The market (not the government) should decide the usefulness of new design features.

Deanimator
October 27, 2015, 06:29 PM
Gun rights are state issues, rural America has a different agenda than city slickers
I say the same thing to the Sanders supporters that I said to the Giuliani supporters:

"If the 2nd Amendment means something different in Manhattan, NY than it does in Manhattan, KS, does the 13th mean something different in Cleveland, TN than it does in Cleveland, OH?"

txblackout
October 27, 2015, 09:32 PM
Electronic trigger for example could potentially more easily be reprogrammed to full auto :)

It would also still use all the same mechanism except for the bolt release. There probably should be a manual override as well.

I still think that for many types of guns (hunting rifles, benchrest etc) electronic will be the wave of the future.

Revolver people were anti semi auto because of lack of reliability...

steelerdude99
October 27, 2015, 10:30 PM
Electronic triggers could make guns much more accurate.

Electronic do fail but they can also be extremely reliable in harsh situations

Bikes are starting to get electronic derraileurs.

Will be interesting to see how they survive the market

Modern electronics last only a few years due to a problem known as “tin whiskers”. Environmentalists have fought hard to get rid of lead from just about everything we have. But with "electronics 60/40 solder", they went too far. This is a 60% tin, 40% lead alloy solder. Solder in electronics which does not contain lead will spout tiny growths made of the primary element, tin, which causes shorts; resulting in failed components. That fingerprint reader or proximity circuit will fail within a just a few years. Without a costly repair, you now own a paper weight.

In computer field, when the manufacturer wants to consider the product obsolete, they no longer offer parts or repairs or make them cost prohibitive. They want to sell the newest stuff; not fix the old stuff. Again with planed obsolescence … you own a paper weight. Guns should last decades or more; NOT 5 or so years.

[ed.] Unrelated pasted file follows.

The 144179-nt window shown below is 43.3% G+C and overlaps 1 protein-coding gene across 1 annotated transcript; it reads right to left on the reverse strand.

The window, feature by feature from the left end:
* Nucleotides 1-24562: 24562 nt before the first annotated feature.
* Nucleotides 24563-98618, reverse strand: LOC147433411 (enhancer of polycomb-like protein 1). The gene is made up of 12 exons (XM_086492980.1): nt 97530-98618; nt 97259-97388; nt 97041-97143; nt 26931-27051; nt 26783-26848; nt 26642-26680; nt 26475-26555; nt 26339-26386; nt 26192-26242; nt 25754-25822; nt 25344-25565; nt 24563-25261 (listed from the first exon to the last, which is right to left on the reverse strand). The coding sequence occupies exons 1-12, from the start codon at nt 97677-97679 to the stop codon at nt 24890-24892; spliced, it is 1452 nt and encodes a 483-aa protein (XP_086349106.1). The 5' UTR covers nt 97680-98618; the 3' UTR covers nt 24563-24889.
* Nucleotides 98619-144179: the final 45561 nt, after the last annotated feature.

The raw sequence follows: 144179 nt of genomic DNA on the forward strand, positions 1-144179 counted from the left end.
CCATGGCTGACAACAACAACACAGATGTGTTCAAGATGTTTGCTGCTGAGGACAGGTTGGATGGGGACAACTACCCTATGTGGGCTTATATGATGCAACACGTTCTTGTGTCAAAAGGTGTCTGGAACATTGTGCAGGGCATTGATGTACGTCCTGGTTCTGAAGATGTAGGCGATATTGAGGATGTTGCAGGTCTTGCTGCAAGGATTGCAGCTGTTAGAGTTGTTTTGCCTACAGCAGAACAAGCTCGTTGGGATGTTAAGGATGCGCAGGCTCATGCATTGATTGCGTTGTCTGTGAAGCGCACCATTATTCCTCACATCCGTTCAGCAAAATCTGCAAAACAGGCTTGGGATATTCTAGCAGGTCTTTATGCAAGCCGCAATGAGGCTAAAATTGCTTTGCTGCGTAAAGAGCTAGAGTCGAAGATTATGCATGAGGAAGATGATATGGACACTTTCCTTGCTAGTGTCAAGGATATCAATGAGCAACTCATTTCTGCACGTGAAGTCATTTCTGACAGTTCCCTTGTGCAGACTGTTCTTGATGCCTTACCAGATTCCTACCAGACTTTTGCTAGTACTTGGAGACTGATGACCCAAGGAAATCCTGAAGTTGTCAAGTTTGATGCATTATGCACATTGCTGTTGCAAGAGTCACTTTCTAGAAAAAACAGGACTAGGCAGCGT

chuck

PS: The anti-gun folks would call that a benefit. The guns self-expire.

Deanimator
October 28, 2015, 09:02 AM
Guns should last decades or more; NOT 5 or so years.
+10,000

I've got at least one perfectly serviceable firearm that was made before my grandmother was born, and I'm fifty seven.

P5 Guy
October 28, 2015, 11:40 AM
Modern electronics last only a few years due to a problem known as “tin whiskers”. Environmentalists have fought hard to get rid of lead from just about everything we have. But with "electronics 60/40 solder", they went too far. This is a 60% tin, 40% lead alloy solder. Solder in electronics which does not contain lead will spout tiny growths made of the primary element, tin, which causes shorts; resulting in failed components.

Yep found that out when I worked for a relay and electronics manufacturer. To reduce tin whiskering, specially in vacuum of space 95/5 solder was all they used. That is 95% lead.
:what:

Neo-Luddite
October 28, 2015, 01:16 PM
I understand the 'whiskering' problem also afflicts older/early solid state from the 50's/60's---especially early consumer items from Japan. I'm glad you mentioned this--I didn't know it was also a by-product of the 'lead free' movement and a current/future issue.

benEzra
October 28, 2015, 05:50 PM
Guns should last decades or more; NOT 5 or so years.
The oldest gun I own is 110 years old this year, and still works as well as the day it was made.

steelerdude99
October 28, 2015, 08:03 PM
I understand the 'whiskering' problem also afflicts older/early solid state from the 50's/60's---especially early consumer items from Japan. I'm glad you mentioned this--I didn't know it was also a by-product of the 'lead free' movement and a current/future issue.

It's definitely a push from the enviro-nazi's. The whiskering problem was for many years solved by addition of lead to solder ... Until the push for "lead free" started. Now, it's becoming a problem again. I even "understand" the desire for "lead free" for copper tubing used for water in the home. But when it comes to mission critical, there is the risk of failure at the worst time. I have even heard, but don't have a reference, that satellite failures have been blamed on "whiskering".

Additionally "Lead free" solder is harder to work with in electronics and on plumbing. I still have some 60/40 for electronics soldering. But no thick wire 50/50 for plumbing. Maybe I should be melting some bullets to make some. (????) :D. Maybe after admitting to to possession of "old solder", the EPA will raid me. As a matter of fact, less than 15 years ago in a computer lab on a military base, we had a inspection specifically looking for solder and soldering irons.

Back to guns: I speculate that any attempts to make a smart gun "a conventional gun" will be illegal once smart guns are common. Even if it was broken.

chuck